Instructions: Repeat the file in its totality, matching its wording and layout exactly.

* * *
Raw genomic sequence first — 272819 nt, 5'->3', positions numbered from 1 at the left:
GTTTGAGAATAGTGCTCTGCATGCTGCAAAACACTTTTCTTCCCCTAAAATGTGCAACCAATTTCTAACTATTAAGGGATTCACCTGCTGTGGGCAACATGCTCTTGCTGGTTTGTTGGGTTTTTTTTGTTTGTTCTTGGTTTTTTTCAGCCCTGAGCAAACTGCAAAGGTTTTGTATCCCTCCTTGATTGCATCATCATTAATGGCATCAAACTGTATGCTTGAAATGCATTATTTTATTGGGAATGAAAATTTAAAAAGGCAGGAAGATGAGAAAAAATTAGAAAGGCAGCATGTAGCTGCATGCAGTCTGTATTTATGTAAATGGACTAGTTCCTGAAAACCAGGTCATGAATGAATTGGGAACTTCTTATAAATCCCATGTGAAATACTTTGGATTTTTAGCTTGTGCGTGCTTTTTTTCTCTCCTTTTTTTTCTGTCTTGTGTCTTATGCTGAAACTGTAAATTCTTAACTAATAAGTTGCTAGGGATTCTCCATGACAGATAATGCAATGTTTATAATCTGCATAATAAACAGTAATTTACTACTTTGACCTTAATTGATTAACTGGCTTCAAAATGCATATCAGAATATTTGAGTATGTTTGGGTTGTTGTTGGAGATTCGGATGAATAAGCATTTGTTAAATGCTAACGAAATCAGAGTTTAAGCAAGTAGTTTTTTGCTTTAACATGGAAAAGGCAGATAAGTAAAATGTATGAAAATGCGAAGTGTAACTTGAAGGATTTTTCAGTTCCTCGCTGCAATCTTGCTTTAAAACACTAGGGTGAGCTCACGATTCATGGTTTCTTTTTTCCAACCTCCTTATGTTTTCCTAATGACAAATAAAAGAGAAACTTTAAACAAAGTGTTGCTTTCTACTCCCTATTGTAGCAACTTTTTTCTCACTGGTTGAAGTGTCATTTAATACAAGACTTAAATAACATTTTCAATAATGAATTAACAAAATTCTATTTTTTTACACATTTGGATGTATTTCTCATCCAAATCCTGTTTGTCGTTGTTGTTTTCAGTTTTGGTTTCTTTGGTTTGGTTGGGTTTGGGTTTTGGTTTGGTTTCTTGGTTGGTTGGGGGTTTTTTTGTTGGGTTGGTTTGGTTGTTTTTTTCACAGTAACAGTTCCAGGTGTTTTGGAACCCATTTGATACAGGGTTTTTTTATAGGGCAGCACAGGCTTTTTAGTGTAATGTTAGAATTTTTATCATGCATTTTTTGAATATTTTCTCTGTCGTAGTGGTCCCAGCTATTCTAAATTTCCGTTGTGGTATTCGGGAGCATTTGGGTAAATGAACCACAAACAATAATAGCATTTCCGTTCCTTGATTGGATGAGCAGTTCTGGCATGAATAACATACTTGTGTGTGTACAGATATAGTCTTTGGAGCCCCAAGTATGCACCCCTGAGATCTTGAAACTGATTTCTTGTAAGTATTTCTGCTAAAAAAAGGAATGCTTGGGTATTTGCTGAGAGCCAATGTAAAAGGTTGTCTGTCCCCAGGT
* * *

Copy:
Raw genomic sequence first — 272819 nt, 5'->3', positions numbered from 1 at the left:
GTTTGAGAATAGTGCTCTGCATGCTGCAAAACACTTTTCTTCCCCTAAAATGTGCAACCAATTTCTAACTATTAAGGGATTCACCTGCTGTGGGCAACATGCTCTTGCTGGTTTGTTGGGTTTTTTTTGTTTGTTCTTGGTTTTTTTCAGCCCTGAGCAAACTGCAAAGGTTTTGTATCCCTCCTTGATTGCATCATCATTAATGGCATCAAACTGTATGCTTGAAATGCATTATTTTATTGGGAATGAAAATTTAAAAAGGCAGGAAGATGAGAAAAAATTAGAAAGGCAGCATGTAGCTGCATGCAGTCTGTATTTATGTAAATGGACTAGTTCCTGAAAACCAGGTCATGAATGAATTGGGAACTTCTTATAAATCCCATGTGAAATACTTTGGATTTTTAGCTTGTGCGTGCTTTTTTTCTCTCCTTTTTTTTCTGTCTTGTGTCTTATGCTGAAACTGTAAATTCTTAACTAATAAGTTGCTAGGGATTCTCCATGACAGATAATGCAATGTTTATAATCTGCATAATAAACAGTAATTTACTACTTTGACCTTAATTGATTAACTGGCTTCAAAATGCATATCAGAATATTTGAGTATGTTTGGGTTGTTGTTGGAGATTCGGATGAATAAGCATTTGTTAAATGCTAACGAAATCAGAGTTTAAGCAAGTAGTTTTTTGCTTTAACATGGAAAAGGCAGATAAGTAAAATGTATGAAAATGCGAAGTGTAACTTGAAGGATTTTTCAGTTCCTCGCTGCAATCTTGCTTTAAAACACTAGGGTGAGCTCACGATTCATGGTTTCTTTTTTCCAACCTCCTTATGTTTTCCTAATGACAAATAAAAGAGAAACTTTAAACAAAGTGTTGCTTTCTACTCCCTATTGTAGCAACTTTTTTCTCACTGGTTGAAGTGTCATTTAATACAAGACTTAAATAACATTTTCAATAATGAATTAACAAAATTCTATTTTTTTACACATTTGGATGTATTTCTCATCCAAATCCTGTTTGTCGTTGTTGTTTTCAGTTTTGGTTTCTTTGGTTTGGTTGGGTTTGGGTTTTGGTTTGGTTTCTTGGTTGGTTGGGGGTTTTTTTGTTGGGTTGGTTTGGTTGTTTTTTTCACAGTAACAGTTCCAGGTGTTTTGGAACCCATTTGATACAGGGTTTTTTTATAGGGCAGCACAGGCTTTTTAGTGTAATGTTAGAATTTTTATCATGCATTTTTTGAATATTTTCTCTGTCGTAGTGGTCCCAGCTATTCTAAATTTCCGTTGTGGTATTCGGGAGCATTTGGGTAAATGAACCACAAACAATAATAGCATTTCCGTTCCTTGATTGGATGAGCAGTTCTGGCATGAATAACATACTTGTGTGTGTACAGATATAGTCTTTGGAGCCCCAAGTATGCACCCCTGAGATCTTGAAACTGATTTCTTGTAAGTATTTCTGCTAAAAAAAGGAATGCTTGGGTATTTGCTGAGAGCCAATGTAAAAGGTTGTCTGTCCCCAGGT